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Should brands be solving society’s problems?

by Patrick Meade, CEO

Yes.  

And.

No.

Let me explain. Firstly, I think brands and businesses need to be seen as separate entities for the purpose of this debate. The brand is what the consumer sees, hears, experiences, feels etc. The business is the organisation behind that. The employer. The legal and financial institution.

Why the distinction?

Because there are societal issues that every business has a role in helping solve. Afterall, a business is simply a collection of people orientated towards a common goal. And when you have a group of people you have social problems. Problems like Diversity, Equality and Sustainability, for example.

I don’t think any business should be allowed to ignore these. These issues are central to the lives and futures of the people that work in those organisations.

Every business needs to accept differences and welcome them. Every business needs to give everyone in it equal opportunity regardless of those differences. And every business needs to carry out its enterprise in a way that doesn’t negatively affect the world around them and the people it serves.  

Clear as glacial water.

We’re a long way from this being the case. But there are societal issues that are also core business issues. And owners and managers of businesses the world over should have plans to address them. Not policies. Plans.

But what about the other issues? The ones that dramatically affect societies but aren’t central to how we run our businesses?

Homelessness? Addiction? Poverty? Domestic violence?

What about global pandemics?

More and more this is where we are starting to see brands play a role. Or try to.

We’re now entering the muddier water.

The risk here is that, in my view, these issues should be solved by governments. Elected officials. Whose job it is to provide for the well-being of its citizens.

Once again, we’re a very long way from this actually being the case. In fact, the last few years has shown how inept some of the world’s ‘greatest’ countries are at protecting the well-being of its citizens.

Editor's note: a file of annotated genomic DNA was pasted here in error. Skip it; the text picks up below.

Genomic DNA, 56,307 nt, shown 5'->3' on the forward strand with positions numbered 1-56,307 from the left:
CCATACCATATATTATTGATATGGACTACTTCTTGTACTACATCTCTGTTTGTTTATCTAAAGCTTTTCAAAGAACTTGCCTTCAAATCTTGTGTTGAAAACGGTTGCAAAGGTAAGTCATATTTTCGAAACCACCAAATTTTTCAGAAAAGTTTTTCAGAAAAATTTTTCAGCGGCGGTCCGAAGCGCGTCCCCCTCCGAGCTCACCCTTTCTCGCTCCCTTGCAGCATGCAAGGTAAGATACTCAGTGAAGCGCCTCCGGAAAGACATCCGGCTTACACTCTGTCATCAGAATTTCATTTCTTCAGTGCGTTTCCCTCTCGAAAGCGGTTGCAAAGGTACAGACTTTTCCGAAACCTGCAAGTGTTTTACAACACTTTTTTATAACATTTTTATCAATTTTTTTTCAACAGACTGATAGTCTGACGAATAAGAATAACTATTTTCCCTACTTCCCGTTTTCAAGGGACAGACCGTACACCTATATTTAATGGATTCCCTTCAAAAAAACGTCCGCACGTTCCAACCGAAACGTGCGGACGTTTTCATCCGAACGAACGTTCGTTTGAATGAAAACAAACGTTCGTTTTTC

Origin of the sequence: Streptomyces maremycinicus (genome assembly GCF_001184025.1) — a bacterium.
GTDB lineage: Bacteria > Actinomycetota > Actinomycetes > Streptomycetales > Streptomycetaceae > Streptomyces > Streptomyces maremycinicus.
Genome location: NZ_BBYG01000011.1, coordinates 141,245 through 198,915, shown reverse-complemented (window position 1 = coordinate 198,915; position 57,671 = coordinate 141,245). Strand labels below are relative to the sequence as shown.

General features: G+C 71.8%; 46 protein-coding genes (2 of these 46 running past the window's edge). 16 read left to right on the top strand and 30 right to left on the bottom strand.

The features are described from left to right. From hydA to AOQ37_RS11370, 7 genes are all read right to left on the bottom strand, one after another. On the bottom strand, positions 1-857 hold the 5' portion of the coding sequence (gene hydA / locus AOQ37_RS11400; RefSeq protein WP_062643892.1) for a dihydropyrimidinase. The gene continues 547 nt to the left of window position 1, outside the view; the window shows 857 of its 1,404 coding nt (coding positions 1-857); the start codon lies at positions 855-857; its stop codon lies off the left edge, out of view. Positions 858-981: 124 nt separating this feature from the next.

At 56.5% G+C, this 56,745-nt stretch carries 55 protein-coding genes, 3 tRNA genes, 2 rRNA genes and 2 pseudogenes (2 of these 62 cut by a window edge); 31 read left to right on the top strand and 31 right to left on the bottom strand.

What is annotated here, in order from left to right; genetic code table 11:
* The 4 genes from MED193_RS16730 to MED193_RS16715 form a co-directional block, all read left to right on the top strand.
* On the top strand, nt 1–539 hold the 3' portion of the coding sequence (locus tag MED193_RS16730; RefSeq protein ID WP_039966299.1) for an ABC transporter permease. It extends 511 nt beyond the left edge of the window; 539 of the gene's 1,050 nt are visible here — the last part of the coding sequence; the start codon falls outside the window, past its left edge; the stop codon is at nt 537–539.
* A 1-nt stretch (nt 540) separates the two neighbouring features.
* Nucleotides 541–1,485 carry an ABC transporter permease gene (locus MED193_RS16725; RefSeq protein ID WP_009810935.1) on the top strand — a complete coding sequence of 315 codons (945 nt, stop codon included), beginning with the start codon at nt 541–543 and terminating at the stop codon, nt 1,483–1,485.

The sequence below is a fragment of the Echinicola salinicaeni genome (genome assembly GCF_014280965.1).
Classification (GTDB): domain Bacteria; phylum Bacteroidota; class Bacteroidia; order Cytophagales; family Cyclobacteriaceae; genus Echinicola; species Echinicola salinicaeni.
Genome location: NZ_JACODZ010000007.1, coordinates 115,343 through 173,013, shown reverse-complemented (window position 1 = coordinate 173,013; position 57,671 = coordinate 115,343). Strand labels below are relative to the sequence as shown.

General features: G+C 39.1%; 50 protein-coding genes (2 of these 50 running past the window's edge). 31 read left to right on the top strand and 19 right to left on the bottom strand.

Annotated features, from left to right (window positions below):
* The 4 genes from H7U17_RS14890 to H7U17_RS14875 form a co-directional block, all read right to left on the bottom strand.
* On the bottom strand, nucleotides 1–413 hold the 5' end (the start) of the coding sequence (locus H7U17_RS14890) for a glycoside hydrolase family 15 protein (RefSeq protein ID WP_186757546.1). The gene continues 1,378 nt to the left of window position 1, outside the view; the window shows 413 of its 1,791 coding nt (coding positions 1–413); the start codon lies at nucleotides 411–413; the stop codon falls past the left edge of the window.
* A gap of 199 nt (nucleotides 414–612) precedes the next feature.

This leaves a gap. Between what should be happening and what is happening.

Where there’s a gap, there’s an opportunity. And brands, brand owners and marketers are trained to exploit such opportunities. We’ve all seen the research. Countless studies telling us how important it is for brands to share the values of their consumers. In fact, according to the Edelman Trust Barometer report this year 80% of consumers actively want brands to solve societies problems.

And why wouldn’t they. The trust Nike’s customers have in the brand might make Nike better placed to tackle racism than Donal Trump. Also, given the brands purpose – ‘to motivate every athlete in the world’, empowering ‘everybody’ inherently gives them permission to tackle issues such as racial equality and diversity. It’s aligned to the brands role in our lives.

But, while Nike might have an authentic voice with a massive audience, is the marketing department really trying to solve the problem or is it using the problem to market the brand. It certainly didn’t hurt their bottom line.

Don’t get me wrong. I’m okay with them doing both. But if it’s only the latter then we have the issue at hand. Governments should be solving societal problems for the good of the people. Brands predominantly solve problems for the good of market share.

There are some brilliant examples of a brand doing both. Dove’s famous ‘Real Beauty’ campaign not only promoted better self-esteem it also ran the Self-esteem Project which ran workshops that reached over 40,000 school kids in a single year. Impressive.

But there seem to be many more examples of brands just using a social issue to gain PR. Pepsi’s Kendall Jenner FACEPALM stands out so clearly because the brand had no history of social awareness to that point and therefore lacks credibility and authenticity in the space. This doesn’t even cover the ham-fisted creative approach to the problem.  

Or take the fact that State Street’s ‘Fearless Girl’, the famous bronze statue staring down the Wall St Bull in a symbol of female empowerment (and a big winner in every awards show the year it was revealed) was paid for by a business who settled multiple lawsuits for gender and racial pay inequality. Not a good look.

I’m really not sure if brand approach is right or wrong. I do know that I think there will be even more of it to come. As societies we are more aware of the issues we face. Social media and an ‘always on’ stream of information is uncovering and highlighting them for us. This can only be a positive. But is looking to brands, obsessed with short term gain, the right solution to long term problems?